Testimony of Anne Kasper, PhD at the FDA on Silicone Gel Breast Implants

Anne Kasper, PhD, Finding My Way, October 14, 2003

My name is Dr. Anne Kasper and I am a partner in Finding My Way, a support service for breast cancer patients in Bethesda, Maryland. I am also the senior editor and author of the book Breast Cancer: Society Shapes an Epidemic.

Breast cancer patients have more choices than ever before. While it’s important to have choices, when a woman is diagnosed with breast cancer, the choices can be difficult to make.

• Three out of four women newly diagnosed with breast cancer can choose to have a lumpectomy with radiation instead of mastectomy.

• If a woman needs or wants a mastectomy, she can choose saline breast implants, silicone gel implants, or autologous tissue transfer procedures.

How important is it that silicone gel breast implants be widely available to cancer patients? Under the current restrictions, the vast majority of women who want silicone gel implants for reconstruction are able to get them.

But, breast cancer patients tend to be cautious. They want to live long lives. However, they also are concerned about cosmesis and how they will look after cancer treatment. Many will choose lumpectomy, which allows them to keep their breasts, preserving their appearance and the sensory feelings of the breasts. Women tell us that they only want silicone gel implants if they can be assured that they are safe. Women are often encouraged to choose implants and a rosy picture is painted about the benefits of implant reconstruction. However, in our practice women are often disappointed to have reconstructed breasts that have none of the sensory, sexual, and maternal capacities of a normal breasts and that often have complications.

Many reconstruction patients who choose silicone gel implants are happy with their implants at first. Unfortunately, many women experience the kinds of complications that Inamed found, such as:

46% will need additional surgery within 2 or 3 years
25% will have their implants removed within 2 or 3 years
6% will have a ruptured implant
6% will have moderate to severe breast pain
6% will suffer from necrosis, a complication in which their skin or breast tissue dies and the wound takes a long time to heal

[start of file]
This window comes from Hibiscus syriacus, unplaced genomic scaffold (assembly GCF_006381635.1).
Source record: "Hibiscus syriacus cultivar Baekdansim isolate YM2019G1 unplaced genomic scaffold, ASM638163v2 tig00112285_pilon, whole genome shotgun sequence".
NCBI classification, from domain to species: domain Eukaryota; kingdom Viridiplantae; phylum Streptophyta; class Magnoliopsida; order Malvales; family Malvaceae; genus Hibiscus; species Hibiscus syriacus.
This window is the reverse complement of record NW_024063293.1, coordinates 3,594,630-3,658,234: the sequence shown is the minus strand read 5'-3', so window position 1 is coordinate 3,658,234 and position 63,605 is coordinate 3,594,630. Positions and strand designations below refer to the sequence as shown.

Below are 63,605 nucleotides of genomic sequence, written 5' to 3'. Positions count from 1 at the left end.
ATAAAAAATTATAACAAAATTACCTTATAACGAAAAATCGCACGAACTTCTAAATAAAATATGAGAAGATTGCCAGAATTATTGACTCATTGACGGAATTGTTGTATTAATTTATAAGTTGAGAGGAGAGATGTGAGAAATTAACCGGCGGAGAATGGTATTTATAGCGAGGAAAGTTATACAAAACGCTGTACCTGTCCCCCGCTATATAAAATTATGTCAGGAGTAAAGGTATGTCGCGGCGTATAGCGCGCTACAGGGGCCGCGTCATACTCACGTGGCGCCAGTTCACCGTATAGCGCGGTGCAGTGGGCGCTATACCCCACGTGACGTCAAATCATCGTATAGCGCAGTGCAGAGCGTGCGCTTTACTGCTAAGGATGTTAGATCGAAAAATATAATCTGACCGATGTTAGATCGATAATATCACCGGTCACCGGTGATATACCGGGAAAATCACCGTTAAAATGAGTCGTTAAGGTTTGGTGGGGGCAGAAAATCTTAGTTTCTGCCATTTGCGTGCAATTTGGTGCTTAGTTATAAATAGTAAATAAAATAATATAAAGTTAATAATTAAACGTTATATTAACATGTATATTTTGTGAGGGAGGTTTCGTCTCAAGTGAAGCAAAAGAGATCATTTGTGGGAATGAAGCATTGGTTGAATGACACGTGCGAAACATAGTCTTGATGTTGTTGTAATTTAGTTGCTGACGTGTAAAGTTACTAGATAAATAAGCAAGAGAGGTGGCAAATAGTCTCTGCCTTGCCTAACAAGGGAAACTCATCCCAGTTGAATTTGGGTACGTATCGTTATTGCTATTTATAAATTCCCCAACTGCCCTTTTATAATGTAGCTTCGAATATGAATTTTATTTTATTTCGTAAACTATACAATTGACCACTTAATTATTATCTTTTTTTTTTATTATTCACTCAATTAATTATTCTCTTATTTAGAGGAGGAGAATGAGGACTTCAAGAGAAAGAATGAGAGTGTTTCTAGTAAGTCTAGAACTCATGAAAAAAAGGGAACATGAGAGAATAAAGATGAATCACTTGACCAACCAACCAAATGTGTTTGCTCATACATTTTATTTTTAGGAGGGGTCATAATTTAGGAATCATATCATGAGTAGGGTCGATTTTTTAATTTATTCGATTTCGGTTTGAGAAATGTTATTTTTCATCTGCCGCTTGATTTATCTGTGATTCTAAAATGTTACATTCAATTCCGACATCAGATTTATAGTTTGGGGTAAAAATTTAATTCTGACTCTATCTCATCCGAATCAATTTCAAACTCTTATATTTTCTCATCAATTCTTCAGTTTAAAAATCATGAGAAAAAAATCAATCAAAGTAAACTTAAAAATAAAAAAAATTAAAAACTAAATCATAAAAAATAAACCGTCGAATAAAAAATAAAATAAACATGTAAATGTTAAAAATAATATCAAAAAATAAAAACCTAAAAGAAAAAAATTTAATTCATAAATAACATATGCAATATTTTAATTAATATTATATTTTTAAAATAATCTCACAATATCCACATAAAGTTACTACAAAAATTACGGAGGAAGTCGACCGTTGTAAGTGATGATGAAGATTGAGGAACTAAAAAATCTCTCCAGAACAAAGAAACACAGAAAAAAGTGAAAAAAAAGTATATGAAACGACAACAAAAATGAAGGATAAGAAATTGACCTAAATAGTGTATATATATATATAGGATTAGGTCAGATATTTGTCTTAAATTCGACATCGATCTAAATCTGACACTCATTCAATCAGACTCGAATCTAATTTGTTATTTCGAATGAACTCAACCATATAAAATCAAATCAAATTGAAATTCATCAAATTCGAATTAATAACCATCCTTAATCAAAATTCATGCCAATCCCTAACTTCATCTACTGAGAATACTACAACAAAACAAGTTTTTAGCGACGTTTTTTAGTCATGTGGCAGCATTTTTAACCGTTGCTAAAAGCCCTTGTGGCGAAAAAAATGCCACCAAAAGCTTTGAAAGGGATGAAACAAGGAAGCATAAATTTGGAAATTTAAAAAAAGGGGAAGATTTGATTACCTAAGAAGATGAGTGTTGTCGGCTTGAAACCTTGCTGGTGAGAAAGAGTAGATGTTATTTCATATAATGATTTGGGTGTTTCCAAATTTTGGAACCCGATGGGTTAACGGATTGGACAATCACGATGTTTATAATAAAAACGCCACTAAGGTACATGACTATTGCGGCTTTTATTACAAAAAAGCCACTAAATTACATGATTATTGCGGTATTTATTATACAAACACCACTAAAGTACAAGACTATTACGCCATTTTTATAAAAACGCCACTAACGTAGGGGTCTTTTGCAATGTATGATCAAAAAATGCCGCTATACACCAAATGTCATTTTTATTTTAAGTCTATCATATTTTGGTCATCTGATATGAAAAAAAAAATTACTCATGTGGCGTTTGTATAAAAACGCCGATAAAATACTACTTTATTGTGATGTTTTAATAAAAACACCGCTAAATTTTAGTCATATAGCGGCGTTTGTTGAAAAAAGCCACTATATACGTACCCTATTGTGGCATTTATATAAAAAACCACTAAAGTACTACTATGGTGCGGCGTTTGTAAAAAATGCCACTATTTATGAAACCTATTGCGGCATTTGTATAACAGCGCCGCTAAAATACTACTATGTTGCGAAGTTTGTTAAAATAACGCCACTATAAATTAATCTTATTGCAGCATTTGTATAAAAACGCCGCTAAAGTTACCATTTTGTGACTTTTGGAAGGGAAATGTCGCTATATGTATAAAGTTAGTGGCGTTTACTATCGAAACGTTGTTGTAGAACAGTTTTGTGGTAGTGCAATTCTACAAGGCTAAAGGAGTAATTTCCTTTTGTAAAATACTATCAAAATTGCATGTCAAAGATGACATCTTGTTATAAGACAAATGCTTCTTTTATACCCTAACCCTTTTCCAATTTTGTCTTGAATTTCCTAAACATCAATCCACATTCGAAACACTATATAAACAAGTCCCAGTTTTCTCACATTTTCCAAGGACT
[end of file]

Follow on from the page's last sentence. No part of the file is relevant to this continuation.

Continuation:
In the Inamed core study of breast cancer patients, only 6% of the implants broke during the first 2 or 3 years, but over time we know that percentage increases. This is much more serious than when a saline implant breaks. When silicone gel implants break, the silicone can leak into the lungs, lymph nodes, and other organs. To determine the safety of silicone gel implants, Inamed should have studied the health of women whose implants broke — especially since cancer patients have compromised immune systems. Unfortunately, they did not.

Another shortcoming of the Inamed research is that it included only 6 African American breast cancer patients in the core study and only 5 Asian American women. Obviously, this is not appropriate data on which the FDA could make a safety decision for all American women. Both groups have approximately the same rates of cancer as white women, and African American women are especially susceptible to autoimmune disease. These women must be studied to determine if implants are safe for them.

The bottom line, though, is that the complication rates for breast cancer patients are very high in just the first two or three years. What will these women’s lives be like in the next 5 or 10 or even 20 years? Most breast cancer patients are living long lives. Many choose mastectomy as a way to “get it over with” and “put cancer behind them.” With re-operation rates of 46% in the first two or three years, and higher rupture rates in the years to come, many women will not consider implants a satisfactory and safe choice at all.

It is unusual to ask for more than 2 years of safety data for a new product, but silicone gel breast implants are not new. Inamed is asking for approval for an implant that has not changed much if at all in more than a dozen years. If FDA had strictly enforced their restrictions on breast implants, which were established in 1992, we would have 10-year data by now, instead of 2-3 years.

If the FDA approves silicone gel implants based on the data provided, it sends the message that they are not as concerned as women have a right to expect about the health and safety of breast cancer patients, and especially women of color.

If the FDA allows silicone gel implants to remain on the market, but only as part of clinical trials, and this time requires a third party to monitor the studies, then perhaps breast cancer patients will finally get the information they need to make a meaningful choice.